Letters   |   China

CPJ protests Internet journalist's imprisonment

Your Excellency:

The Committee to Protect Journalists (CPJ) condemns the detention of Luo Yongzhong, a free-lance writer who has published more than 150 articles online, according to the New York­based organization Human Rights in China (HRIC).

According to HRIC, on June 13, Chinese national security officials arrested Luo from his apartment in the northeastern city of Changchun, the capital of Jilin Province. The officials also searched Luo's home, confiscating his computer, printer, and copies of his writings.


The South China Morning Post reported that a spokesperson from the Jilin Provincial National Security Department denied that Luo had been detained. But evidence from HRIC suggests otherwise. Although it is not clear whether Luo has been formally charged, his older brother told HRIC that Luo is being held at the No. 3 Detention Center, in Changchun.

Luo's articles, many of which are still available online, address topics ranging from the plight of disabled people in China to the need for constitutional reform to ensure greater human rights protections. Luo himself suffers from a physical disability.

The Chinese-language website Boxun News, which is based in the U.S., has published several articles and essays carrying Luo's byline (though the site includes a disclaimer that the material should not be used as evidence to prosecute Luo since the articles were obtained simply by searching the Internet, and it is impossible to verify the author's true identity). In one of these essays attributed to Luo, dated December 13, 2002, and titled, "Turn mob mentality into citizen's democracy," the writer argues that, "Legal assistance cannot help the weak to protect their rights if we do not have a democratic supervising system that belongs to the people." (http://www.boxun.com/hero/huangsd/96_1.shtml)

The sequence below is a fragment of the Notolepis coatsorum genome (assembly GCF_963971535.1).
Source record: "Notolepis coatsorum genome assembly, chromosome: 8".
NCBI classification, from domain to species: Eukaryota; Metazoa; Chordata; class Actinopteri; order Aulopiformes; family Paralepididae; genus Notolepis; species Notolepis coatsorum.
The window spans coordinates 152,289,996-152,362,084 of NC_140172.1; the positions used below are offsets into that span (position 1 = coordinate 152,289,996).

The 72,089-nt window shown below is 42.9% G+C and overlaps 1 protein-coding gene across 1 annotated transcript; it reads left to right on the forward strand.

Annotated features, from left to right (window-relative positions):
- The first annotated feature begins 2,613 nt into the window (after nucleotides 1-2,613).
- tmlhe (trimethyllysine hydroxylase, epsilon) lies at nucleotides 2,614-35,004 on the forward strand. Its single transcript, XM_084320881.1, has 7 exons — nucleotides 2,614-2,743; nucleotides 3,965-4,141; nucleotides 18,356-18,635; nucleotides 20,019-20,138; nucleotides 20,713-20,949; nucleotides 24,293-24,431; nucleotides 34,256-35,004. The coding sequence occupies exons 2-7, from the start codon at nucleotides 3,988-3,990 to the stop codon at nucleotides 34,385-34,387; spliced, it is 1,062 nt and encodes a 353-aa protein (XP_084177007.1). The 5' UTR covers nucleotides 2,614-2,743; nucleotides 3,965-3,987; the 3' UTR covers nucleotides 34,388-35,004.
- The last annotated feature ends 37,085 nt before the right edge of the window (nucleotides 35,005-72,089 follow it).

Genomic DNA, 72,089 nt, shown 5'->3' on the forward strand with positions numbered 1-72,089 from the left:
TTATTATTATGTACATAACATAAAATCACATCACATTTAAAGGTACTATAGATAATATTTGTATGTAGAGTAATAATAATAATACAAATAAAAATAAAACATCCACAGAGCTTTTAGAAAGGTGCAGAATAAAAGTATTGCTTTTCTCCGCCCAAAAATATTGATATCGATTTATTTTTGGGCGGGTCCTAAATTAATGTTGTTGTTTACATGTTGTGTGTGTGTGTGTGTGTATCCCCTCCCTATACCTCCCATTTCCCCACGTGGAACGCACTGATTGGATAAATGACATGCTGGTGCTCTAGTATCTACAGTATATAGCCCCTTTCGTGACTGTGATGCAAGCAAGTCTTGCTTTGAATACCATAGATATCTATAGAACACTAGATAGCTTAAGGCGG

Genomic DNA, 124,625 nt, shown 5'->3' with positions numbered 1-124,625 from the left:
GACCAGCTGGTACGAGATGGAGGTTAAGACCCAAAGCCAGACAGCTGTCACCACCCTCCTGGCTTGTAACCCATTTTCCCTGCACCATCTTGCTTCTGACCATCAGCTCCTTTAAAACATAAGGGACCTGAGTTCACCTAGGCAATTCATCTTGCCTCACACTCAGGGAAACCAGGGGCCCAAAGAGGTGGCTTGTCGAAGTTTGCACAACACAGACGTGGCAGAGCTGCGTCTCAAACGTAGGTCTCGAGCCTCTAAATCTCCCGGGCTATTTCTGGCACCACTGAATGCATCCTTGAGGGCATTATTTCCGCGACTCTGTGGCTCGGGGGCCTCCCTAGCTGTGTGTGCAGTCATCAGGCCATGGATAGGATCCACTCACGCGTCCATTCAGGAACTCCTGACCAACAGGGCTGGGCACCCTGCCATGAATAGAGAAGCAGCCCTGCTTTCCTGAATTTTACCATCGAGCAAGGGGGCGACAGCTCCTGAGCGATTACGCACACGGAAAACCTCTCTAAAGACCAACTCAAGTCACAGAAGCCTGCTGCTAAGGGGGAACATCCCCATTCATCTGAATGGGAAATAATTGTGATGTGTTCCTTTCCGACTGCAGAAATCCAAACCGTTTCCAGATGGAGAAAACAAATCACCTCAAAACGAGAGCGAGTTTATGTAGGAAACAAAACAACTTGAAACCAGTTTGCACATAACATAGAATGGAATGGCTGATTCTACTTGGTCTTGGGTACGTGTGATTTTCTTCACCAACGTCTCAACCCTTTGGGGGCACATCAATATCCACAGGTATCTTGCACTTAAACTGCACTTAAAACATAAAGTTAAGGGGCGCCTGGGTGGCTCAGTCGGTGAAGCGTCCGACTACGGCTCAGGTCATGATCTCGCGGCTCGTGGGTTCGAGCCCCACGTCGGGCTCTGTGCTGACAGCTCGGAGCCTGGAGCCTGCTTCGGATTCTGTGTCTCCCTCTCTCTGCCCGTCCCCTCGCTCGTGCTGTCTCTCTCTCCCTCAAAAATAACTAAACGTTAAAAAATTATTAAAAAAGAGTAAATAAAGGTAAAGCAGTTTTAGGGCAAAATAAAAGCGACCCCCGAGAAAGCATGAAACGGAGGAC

In an essay dated December 18, 2002, Luo writes that, "Human rights and democracy aren't something that the government would like everybody to discuss, because it is thought to be anti-government, unpatriotic. But I believe that a patriot must first of all try to uphold human rights and democracy." (http://www.boxun.com/hero/huangsd/92_1.shtml)

HRIC obtained another article by Luo that focused on the absence of legal protections for free speech in China.

Luo's arrest is the latest casualty of an ongoing crackdown on online speech. During the last several years, the government has imposed numerous stringent regulations on Internet content, has intensified efforts to monitor the private activities of individual Internet users, and has blocked access to thousands of Web sites.

As an independent organization of journalists dedicated to defending our colleagues worldwide, CPJ condemns Luo's detention. The peaceful expression of personal views should never be considered a crime. We respectfully remind Your Excellency that both the Chinese Constitution and the International Covenant on Civil and Political Rights, which China has signed, guarantee the right to freedom of expression.

We call for the immediate and unconditional release of Luo Yongzhong.

Thank you for your attention to this urgent matter. We await your response.


Sincerely,


Ann K. Cooper
Executive Director
Published

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